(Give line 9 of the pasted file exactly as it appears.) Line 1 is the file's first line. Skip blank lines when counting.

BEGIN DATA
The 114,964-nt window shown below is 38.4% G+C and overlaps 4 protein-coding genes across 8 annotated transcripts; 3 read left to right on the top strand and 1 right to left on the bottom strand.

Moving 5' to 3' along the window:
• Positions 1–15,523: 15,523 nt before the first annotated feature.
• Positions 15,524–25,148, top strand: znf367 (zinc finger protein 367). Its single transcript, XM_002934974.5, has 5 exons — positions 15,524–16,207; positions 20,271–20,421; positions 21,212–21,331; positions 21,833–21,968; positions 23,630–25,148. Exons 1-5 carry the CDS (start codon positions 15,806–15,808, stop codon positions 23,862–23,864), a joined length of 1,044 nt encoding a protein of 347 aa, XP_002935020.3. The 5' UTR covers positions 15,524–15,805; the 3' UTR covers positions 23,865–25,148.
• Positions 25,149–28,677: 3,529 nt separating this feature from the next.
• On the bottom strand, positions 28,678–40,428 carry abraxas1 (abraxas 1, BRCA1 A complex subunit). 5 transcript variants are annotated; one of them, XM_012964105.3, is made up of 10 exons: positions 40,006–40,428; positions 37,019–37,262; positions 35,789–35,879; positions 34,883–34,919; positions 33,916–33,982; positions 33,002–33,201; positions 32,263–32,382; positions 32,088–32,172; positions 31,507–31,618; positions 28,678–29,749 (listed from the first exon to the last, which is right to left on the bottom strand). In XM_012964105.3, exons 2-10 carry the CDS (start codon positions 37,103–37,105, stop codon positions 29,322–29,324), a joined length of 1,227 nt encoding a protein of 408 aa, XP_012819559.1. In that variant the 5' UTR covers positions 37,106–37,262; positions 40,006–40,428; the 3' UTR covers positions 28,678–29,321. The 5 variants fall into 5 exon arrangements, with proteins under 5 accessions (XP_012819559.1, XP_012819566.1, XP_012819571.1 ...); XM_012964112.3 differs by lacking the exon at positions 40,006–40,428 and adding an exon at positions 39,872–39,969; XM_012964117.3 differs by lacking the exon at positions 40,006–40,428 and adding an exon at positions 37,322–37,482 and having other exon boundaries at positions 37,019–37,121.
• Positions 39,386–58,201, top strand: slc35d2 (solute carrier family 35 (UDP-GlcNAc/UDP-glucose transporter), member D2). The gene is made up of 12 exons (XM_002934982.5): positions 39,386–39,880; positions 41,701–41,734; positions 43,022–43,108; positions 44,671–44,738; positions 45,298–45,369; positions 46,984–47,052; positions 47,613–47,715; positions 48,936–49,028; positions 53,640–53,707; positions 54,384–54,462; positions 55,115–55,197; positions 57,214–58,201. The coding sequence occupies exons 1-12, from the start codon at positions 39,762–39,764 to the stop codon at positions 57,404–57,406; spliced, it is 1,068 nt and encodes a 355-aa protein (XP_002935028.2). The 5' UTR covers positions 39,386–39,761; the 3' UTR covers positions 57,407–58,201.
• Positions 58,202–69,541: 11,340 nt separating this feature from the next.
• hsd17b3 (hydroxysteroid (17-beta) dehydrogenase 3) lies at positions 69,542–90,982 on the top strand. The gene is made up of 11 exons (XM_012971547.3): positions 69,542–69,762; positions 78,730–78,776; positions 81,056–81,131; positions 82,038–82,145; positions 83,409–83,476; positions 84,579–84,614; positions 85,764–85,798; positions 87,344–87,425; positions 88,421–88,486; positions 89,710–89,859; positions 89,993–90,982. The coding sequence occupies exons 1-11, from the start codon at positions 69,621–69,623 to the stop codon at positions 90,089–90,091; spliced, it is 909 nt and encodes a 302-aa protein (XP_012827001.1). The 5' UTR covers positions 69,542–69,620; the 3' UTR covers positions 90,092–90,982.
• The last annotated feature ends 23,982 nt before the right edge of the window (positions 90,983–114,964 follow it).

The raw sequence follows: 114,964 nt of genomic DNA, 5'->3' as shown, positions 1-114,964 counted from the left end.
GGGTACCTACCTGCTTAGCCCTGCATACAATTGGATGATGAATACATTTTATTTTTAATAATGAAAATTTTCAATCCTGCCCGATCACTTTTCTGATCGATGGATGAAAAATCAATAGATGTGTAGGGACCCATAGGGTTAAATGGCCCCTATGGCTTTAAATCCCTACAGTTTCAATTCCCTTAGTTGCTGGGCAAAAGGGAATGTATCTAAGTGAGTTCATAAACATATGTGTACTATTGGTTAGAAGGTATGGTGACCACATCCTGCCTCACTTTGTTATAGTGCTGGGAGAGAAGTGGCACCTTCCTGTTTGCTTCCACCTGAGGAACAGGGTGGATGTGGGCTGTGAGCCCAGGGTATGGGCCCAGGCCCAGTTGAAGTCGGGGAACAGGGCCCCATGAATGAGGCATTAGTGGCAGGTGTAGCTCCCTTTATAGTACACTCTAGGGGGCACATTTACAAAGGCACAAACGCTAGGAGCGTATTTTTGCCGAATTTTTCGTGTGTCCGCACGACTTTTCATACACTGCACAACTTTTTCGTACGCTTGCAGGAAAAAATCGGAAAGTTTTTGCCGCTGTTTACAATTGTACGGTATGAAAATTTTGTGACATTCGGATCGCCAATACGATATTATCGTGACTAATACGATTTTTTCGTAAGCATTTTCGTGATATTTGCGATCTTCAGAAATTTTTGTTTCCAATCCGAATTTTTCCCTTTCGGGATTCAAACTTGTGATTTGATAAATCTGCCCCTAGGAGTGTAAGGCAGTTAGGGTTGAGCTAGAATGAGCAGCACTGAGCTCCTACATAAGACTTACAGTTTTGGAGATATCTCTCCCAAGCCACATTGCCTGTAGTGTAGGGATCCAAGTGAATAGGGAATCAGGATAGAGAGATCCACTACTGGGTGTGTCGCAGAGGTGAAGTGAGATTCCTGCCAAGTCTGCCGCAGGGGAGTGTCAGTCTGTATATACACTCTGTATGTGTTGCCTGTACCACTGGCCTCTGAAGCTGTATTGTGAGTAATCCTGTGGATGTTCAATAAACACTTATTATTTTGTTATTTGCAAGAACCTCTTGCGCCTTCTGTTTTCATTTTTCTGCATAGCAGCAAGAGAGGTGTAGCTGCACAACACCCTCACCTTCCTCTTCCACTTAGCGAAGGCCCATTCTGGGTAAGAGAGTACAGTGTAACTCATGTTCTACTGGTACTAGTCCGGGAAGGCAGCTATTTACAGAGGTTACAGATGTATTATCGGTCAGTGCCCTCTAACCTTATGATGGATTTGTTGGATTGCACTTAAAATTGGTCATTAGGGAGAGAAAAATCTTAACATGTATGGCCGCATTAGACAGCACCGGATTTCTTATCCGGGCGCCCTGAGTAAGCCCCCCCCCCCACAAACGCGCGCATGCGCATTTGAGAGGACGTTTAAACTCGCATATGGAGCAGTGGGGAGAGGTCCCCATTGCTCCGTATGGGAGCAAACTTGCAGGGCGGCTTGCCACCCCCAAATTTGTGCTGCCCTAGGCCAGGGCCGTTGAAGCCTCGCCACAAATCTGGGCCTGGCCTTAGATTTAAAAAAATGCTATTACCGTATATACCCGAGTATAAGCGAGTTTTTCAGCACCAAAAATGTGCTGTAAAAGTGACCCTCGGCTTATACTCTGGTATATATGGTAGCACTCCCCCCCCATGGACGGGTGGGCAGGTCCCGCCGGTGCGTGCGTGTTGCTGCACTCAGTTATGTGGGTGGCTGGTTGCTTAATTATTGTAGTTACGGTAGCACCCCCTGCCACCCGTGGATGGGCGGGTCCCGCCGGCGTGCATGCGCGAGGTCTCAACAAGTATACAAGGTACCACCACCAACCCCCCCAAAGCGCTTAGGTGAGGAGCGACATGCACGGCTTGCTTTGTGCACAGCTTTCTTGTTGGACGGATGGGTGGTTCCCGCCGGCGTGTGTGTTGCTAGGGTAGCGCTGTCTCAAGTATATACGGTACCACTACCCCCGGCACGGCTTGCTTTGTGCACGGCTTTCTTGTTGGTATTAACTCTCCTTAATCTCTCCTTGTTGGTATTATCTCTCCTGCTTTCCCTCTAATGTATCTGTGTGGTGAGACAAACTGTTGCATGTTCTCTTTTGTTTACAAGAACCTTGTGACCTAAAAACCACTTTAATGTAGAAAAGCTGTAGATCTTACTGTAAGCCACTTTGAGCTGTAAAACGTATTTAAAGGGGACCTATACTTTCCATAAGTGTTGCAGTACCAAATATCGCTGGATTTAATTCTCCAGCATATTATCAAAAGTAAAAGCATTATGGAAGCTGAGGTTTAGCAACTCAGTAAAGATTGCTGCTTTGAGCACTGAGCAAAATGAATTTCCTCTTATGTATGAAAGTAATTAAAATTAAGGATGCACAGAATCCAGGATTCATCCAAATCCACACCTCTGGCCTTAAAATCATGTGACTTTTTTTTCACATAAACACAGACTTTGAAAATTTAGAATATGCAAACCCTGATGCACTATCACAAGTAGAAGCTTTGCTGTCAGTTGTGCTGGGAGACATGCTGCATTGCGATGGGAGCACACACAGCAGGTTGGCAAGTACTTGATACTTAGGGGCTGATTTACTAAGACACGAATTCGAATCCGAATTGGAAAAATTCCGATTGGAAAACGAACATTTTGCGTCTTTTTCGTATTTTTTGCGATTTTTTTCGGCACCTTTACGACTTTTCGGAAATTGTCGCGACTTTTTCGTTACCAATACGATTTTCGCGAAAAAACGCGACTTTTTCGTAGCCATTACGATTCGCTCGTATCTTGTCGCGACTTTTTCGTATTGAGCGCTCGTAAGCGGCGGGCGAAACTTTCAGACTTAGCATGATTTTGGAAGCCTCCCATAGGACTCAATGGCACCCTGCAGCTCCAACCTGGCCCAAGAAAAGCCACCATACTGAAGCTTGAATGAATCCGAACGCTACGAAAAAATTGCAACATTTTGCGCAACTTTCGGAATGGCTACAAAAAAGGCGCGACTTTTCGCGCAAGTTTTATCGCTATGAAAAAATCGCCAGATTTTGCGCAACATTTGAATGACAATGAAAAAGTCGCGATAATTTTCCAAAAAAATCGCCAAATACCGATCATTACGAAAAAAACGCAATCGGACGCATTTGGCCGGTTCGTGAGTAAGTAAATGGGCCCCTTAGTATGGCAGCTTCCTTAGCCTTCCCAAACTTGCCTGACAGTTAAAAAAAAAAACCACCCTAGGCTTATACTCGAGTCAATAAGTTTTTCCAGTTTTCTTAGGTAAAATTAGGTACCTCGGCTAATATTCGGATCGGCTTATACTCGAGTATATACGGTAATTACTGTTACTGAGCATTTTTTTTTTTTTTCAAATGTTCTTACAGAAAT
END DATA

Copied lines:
• hsd17b3 (hydroxysteroid (17-beta) dehydrogenase 3) lies at positions 69,542–90,982 on the top strand. The gene is made up of 11 exons (XM_012971547.3): positions 69,542–69,762; positions 78,730–78,776; positions 81,056–81,131; positions 82,038–82,145; positions 83,409–83,476; positions 84,579–84,614; positions 85,764–85,798; positions 87,344–87,425; positions 88,421–88,486; positions 89,710–89,859; positions 89,993–90,982. The coding sequence occupies exons 1-11, from the start codon at positions 69,621–69,623 to the stop codon at positions 90,089–90,091; spliced, it is 909 nt and encodes a 302-aa protein (XP_012827001.1). The 5' UTR covers positions 69,542–69,620; the 3' UTR covers positions 90,092–90,982.